Most of us will know infected cuticles as a nail infection. In medical terms, this condition is known as paronychia. This condition will manifest itself as its name indicates – an infection of the cuticles.
Paronychia affects the soft tissues and skin around the edges of your fingernails and toenails and is one of the most common bacterial infections that happen on the hands.
Infected Cuticles: The Signs You Must Know
While it is generally harmless and goes away on its own, cuticle infections can lead to a more severe infection that spreads to your entire finger or toe.
There are two different categories of infected cuticles, which are acute paronychia and chronic paronychia.
An acute paronychia is usually caused by some trauma to the infected cuticles, which causes an open wound or weakening of the skin around your fingernails.
This opportunity can be taken by common Staphylococci and Enterococcus bacteria to enter the wounds, causing the infection to occur.
The trauma can be in form of nail-biting, manicuring gone wrong from cutting the cuticles too much. Sometimes, even having an ingrown toenail and hangnails can lead to a cuticle infection.
Mucous Cyst on The Fingers: Symptoms & Treatment
Chronic paronychia meanwhile has a longer onset time as compared to acute paronychia, and it can be caused by some fungal infections, which are usually caused by more than one infectious agent.
This can be from the Candida species of yeasts. If you often expose your nails to chemicals or water, keeping your cuticles in a moist condition, you will have a higher risk of getting this fungal infection, since these organisms thrive better in a moist environment.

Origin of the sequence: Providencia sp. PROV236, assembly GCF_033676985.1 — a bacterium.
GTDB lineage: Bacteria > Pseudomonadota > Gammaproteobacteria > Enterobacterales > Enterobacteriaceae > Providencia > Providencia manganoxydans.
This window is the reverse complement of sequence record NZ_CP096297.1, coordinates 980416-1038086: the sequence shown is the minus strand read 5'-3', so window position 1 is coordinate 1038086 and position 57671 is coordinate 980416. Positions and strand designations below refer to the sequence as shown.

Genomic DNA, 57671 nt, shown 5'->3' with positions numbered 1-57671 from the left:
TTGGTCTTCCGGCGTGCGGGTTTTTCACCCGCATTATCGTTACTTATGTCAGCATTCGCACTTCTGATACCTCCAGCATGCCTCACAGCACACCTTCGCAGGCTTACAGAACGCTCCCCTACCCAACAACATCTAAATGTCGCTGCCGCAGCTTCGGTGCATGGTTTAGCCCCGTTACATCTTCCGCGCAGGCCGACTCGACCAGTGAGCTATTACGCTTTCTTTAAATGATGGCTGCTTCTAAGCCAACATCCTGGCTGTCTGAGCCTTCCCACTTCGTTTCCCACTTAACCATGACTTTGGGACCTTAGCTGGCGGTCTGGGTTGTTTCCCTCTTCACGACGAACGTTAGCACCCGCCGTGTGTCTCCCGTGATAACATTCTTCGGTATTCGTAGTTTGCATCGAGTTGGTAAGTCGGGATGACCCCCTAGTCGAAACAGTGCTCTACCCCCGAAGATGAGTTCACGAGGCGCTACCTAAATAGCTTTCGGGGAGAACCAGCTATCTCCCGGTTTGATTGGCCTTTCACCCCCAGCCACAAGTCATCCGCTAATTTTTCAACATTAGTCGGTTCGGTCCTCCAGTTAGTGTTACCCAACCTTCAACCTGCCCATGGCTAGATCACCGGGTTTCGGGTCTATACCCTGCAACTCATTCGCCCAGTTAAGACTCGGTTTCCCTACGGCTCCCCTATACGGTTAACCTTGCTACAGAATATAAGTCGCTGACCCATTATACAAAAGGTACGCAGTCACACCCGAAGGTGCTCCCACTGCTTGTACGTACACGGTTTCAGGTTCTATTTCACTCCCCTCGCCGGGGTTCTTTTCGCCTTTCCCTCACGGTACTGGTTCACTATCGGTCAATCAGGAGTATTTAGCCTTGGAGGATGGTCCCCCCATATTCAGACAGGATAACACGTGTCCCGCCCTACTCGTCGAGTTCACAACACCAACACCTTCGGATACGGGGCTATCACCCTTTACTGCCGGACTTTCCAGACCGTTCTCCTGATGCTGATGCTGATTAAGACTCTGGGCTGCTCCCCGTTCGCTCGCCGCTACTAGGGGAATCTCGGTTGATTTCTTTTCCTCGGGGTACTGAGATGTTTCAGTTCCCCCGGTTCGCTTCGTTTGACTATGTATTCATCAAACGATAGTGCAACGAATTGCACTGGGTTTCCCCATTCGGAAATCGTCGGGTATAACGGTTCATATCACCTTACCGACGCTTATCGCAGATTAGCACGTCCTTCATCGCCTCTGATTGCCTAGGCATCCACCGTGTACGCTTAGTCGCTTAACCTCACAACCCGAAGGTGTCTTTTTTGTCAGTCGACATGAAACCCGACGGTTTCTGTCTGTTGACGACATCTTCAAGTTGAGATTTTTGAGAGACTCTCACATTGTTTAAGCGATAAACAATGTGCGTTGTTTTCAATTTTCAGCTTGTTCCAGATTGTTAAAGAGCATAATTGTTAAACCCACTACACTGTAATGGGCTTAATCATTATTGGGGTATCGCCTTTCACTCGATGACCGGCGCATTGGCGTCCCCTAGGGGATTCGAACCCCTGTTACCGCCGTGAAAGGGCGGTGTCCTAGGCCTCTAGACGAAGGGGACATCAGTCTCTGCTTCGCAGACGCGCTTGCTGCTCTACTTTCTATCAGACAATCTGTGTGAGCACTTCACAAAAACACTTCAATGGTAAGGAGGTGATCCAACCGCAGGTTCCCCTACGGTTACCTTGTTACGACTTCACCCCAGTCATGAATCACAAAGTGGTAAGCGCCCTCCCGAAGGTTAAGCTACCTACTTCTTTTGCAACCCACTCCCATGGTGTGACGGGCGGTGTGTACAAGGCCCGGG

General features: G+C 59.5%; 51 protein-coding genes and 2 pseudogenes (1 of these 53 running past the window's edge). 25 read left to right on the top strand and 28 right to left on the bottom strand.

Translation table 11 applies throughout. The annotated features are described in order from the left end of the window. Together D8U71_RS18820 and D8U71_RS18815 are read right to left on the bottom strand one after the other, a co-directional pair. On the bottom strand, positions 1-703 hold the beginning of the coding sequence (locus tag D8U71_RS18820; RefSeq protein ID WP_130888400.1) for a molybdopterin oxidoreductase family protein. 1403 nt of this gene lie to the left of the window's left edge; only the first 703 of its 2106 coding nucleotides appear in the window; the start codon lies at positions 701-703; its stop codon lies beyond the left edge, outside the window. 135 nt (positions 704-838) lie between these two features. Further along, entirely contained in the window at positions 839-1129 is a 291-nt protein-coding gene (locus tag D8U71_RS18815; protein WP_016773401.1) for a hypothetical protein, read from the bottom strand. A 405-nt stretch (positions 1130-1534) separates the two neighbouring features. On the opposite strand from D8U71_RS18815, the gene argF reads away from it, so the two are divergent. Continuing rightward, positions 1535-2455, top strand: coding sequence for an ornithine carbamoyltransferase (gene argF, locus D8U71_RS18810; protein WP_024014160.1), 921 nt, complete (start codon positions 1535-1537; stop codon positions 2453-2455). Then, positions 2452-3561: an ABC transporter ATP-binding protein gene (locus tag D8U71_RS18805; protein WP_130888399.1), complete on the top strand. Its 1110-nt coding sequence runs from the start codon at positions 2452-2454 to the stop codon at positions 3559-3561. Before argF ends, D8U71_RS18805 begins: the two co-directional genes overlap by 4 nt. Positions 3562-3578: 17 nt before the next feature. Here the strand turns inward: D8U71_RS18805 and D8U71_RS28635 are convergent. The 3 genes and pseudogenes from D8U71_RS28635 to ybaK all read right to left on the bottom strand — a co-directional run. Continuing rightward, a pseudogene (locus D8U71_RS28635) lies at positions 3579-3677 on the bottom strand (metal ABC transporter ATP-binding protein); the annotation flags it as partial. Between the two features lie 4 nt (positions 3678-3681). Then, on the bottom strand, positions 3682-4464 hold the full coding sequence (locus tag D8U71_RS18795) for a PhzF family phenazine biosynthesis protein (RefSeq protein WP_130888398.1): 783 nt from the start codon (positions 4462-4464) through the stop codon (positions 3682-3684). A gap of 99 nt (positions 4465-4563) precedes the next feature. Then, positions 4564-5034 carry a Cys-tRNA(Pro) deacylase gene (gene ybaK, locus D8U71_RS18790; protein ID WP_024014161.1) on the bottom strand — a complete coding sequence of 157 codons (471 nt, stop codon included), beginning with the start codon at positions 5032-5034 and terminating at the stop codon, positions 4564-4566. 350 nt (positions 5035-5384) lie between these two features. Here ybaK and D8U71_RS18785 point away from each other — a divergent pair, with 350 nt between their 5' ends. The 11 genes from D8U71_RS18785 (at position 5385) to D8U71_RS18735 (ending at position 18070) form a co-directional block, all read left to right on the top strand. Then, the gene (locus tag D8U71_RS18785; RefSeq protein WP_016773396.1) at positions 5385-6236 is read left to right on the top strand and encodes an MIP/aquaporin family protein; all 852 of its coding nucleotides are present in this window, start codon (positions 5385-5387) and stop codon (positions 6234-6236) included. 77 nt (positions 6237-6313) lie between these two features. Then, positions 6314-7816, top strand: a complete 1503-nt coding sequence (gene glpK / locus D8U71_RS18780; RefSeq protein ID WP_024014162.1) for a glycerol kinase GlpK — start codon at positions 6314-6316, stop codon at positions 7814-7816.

Some pre-existing conditions will also heighten your risks for paronychia. As an example, if you are experiencing irritant dermatitis, which manifests as red and itchy skin, the irritation will allow opportunistic pathogens to enter your skin and cause an infection.
Having diabetes, a weak immune system or HIV will also increase your risks for a cuticle infection.
Symptoms of Infected Cuticles
There are some starting signs of a cuticle infection that you can look out for, especially if you have recently suffered some trauma or damage to your nailbed and its surrounding skin areas. You can experience some other noticeable signs also:
- Some swelling around your nails with some redness. This is the first sign of inflammation, common to most bacterial infections.
- Soon, you might find there is pus collected around the area, and the affected site will be painful and tender to touch.
- Some changes in your nail color, shape, texture or how your nails are attached to the nailbed.
- In case of chronic paronychia, you might notice your cuticles breaking down. As mentioned earlier, chronic paronychia will manifest itself within a longer timeframe and the infection takes place much more gradually than an acute condition.
Treatment Options for Paronychia
When you have infected cuticles in an acute manner, the painful symptoms can be relieved by soaking the affected site up to 4 times a day.